Cinema Verite Redux
The selection for the title of the exhibition, Cinema Verite Redux, proposes a familiarity of intent with a type of cinema and documentary style which has evolved and is recognised as cinema verite.
The dependence on chance, of probable encounters, can be seen as one of the factors that unites these artists' works with cinema verite. Chance played a formative part of the Dadist movement, but these works vary in the way chance is used to consolidate a longing to record from fragments of concerns. Part of the sustaining aegis in many of the works of the seven artists is found in their use of diverse research, including the use of unusual materials that allows a deepening of information and pushes their works towards an incessant completion of their project.
A second, and more commonly recognised condition of cinema verite is found in its desire to avail itself of excessive technical equipment, which could interfere or create a distance with its subject. The result is a yearning to explore a ‘natural’, unmediated retention of reality. It is with these intentions in mind that the curatorial strategy was to select a series of works, which speaks about the process and method of its evaluation, an unfolding and a desire to arrest mediation about our world and its place in our concerns. Cinema Verite Redux allows a bringing back of some of these technical and evaluatory strategies as inventive tropes to gain a proximity to the world.
In search of a commitment to the "inspired gaze", these seven artists have produced their works as notations of salvation, a clear ground for recovering informed ideas and a commitment within the aesthetic and political intimacy of their belief. Cinema Verite Redux allows a different artistic method and, therefore, arguably a different result for art in its inscription and embedment into its visual surfaces.
Shaheen Merali is both a curator and writer, currently based in London and Berlin, where, from 2003-8, he was the Head of Exhibitions, Film and New Media at the Haus der Kulturen der Welt, curating several exhibitions including The Black Atlantic; Dreams and Trauma- Moving images and the Promised Lands; and Re-Imagining Asia, One Thousand years of Separation. In 2006, he was the co-curator of the 6th Gwangju Biennale, Korea.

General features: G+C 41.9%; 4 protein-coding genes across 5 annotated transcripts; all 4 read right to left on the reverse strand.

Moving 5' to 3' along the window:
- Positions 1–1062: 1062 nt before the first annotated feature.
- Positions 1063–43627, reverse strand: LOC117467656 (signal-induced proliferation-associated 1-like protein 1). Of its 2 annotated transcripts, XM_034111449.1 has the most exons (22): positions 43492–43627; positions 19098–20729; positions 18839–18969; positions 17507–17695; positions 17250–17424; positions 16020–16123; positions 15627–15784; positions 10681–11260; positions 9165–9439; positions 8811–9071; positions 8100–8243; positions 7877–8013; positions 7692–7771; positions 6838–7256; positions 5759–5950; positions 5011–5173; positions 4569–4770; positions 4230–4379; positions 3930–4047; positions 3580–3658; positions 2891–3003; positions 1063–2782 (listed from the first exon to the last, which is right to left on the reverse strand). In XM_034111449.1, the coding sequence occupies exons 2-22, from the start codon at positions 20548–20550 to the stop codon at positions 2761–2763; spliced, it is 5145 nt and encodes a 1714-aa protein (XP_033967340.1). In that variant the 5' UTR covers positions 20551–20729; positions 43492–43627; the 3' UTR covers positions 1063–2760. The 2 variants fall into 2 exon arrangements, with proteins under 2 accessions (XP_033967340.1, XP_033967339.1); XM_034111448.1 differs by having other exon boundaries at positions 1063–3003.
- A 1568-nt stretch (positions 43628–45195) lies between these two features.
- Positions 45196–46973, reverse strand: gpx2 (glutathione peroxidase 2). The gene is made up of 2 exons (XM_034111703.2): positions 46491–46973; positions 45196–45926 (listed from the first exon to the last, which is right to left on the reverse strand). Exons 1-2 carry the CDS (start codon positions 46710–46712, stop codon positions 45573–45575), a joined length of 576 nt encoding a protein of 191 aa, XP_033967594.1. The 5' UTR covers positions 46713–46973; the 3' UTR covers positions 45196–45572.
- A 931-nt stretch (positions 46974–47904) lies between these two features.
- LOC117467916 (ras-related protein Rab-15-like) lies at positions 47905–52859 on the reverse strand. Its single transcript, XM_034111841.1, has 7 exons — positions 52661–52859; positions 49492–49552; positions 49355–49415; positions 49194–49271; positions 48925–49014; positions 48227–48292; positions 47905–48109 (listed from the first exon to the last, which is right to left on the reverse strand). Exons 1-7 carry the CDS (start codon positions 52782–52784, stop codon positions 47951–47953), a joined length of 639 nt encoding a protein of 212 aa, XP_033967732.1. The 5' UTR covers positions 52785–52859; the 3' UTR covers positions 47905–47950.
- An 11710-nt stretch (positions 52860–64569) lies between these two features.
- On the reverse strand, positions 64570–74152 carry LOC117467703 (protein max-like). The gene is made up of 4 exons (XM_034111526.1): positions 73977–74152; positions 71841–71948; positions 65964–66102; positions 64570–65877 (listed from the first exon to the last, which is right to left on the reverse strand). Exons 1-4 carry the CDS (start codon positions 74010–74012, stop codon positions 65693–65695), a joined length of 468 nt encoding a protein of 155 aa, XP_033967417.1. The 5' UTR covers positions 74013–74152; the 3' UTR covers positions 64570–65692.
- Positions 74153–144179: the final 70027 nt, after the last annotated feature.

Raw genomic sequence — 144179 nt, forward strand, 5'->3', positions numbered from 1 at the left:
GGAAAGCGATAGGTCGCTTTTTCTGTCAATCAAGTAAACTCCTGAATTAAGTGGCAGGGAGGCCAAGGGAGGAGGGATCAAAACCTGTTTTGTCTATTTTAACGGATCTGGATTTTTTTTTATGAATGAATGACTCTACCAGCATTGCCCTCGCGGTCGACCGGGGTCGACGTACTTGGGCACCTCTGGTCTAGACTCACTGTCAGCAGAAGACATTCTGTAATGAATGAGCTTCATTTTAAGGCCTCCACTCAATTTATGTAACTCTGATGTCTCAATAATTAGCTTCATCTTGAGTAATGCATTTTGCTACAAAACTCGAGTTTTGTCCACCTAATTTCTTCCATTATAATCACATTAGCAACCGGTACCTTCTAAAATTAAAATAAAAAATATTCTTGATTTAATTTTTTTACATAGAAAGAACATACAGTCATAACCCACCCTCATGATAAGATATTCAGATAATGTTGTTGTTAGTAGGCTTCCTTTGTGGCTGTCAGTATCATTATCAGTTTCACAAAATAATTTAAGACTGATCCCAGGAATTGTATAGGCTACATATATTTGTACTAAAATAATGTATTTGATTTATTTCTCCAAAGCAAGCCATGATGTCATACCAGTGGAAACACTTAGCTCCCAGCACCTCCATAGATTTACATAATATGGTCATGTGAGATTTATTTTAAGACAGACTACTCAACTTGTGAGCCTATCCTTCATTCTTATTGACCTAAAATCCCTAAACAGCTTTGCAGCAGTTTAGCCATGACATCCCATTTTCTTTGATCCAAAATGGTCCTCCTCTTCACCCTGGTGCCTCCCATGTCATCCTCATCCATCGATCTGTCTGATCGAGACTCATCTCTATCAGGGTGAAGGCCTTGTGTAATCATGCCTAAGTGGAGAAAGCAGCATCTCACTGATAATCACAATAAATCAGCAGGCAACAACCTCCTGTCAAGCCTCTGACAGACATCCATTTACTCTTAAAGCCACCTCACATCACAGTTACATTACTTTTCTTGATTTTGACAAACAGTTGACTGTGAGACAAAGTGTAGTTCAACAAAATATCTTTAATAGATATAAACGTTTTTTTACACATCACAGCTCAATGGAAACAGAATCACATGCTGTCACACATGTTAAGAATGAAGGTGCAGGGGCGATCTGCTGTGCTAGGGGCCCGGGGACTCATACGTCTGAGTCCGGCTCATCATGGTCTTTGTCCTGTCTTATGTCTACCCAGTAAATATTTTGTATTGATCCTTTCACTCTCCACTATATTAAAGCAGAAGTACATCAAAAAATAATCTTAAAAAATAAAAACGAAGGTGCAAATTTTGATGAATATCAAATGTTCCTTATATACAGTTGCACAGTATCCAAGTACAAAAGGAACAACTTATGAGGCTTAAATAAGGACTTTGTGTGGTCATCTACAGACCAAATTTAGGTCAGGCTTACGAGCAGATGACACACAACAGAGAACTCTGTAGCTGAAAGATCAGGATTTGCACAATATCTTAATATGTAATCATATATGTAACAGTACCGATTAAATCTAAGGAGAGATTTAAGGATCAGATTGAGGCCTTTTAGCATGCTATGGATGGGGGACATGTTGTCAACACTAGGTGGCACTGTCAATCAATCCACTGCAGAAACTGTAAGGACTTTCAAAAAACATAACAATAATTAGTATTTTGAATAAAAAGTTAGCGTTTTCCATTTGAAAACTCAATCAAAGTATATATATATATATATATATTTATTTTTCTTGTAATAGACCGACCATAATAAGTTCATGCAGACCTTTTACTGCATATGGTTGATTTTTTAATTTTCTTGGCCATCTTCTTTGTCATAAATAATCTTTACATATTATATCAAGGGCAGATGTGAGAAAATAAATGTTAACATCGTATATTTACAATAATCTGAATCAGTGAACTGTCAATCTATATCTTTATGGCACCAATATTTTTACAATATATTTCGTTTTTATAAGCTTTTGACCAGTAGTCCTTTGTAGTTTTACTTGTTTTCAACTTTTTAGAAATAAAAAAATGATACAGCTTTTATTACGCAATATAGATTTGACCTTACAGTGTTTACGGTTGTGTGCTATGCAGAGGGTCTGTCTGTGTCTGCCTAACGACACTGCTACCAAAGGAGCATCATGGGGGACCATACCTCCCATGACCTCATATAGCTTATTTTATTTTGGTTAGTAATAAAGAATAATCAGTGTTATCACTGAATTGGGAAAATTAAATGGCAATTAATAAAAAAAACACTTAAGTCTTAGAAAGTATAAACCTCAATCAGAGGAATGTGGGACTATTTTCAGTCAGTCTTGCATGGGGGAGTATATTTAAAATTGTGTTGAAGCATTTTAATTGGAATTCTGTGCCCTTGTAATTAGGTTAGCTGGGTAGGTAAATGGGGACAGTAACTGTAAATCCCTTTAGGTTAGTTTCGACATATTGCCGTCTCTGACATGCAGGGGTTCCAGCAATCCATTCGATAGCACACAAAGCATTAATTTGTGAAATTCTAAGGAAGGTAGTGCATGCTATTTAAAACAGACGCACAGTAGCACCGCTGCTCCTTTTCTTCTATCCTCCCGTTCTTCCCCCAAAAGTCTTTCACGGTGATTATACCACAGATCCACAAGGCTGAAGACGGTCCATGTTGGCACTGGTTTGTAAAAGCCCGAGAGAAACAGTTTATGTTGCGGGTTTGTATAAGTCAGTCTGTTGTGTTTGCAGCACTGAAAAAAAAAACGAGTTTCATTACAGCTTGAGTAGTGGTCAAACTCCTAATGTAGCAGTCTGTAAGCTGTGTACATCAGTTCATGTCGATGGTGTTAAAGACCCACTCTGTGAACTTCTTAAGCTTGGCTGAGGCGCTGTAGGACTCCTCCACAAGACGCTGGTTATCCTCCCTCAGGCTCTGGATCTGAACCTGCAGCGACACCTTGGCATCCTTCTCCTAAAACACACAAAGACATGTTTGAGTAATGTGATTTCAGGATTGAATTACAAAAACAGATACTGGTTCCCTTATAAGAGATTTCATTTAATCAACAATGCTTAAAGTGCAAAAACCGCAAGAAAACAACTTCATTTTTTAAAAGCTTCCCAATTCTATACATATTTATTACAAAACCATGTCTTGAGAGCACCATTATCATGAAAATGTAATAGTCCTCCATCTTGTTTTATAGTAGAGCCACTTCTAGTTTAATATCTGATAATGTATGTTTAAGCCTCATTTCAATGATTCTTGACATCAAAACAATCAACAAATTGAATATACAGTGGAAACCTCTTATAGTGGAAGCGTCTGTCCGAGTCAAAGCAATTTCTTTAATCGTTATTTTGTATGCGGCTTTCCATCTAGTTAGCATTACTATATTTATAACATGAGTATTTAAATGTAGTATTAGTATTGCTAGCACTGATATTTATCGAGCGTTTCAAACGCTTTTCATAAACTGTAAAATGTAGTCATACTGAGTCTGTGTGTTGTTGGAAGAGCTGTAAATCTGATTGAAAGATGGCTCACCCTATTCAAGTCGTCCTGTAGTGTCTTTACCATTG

Selected exhibitions in 2009 include The Dark Science of Five Continents, (BMB Gallery, Mumbai) and The Promise of Loss (kunsthalle brot, Vienna and Arario Gallery, New York). In February 2009, he curated Indian Popular culture (and beyond): The Untold (the rise of) Schisms, at Alcala 31 in Madrid, accompanied by a publication that traces the rise of the political right within popular Indian culture and its neighbouring regions.
Merali has edited several publications, including Far Near Distance, Contemporary Positions for Iranian Artists (2004); Spaces and Shadows, Contemporary Art from Southeast Asia and About Beauty (2005): New York- States of Mind and Re-Imagining Asia (Saqi Books 2007) and the seminal Everywhere is War (and rumours of war) for BodhiMumbai, India. (2008).
His essays on individual artists include Ahmed Alsoudani, Ramesch Daha, Shilpa Gupta, Reena Kallat, Jitish Kallat, Leena Kejriwal, Riyas Komu, Madforreal, Lisl Ponger, Prasad Raghavan, Sara Rahbar, Sumedh Rajendran, Peter Riedlinger, NN Rimzon, TV Santhosh and Ulrich Volz.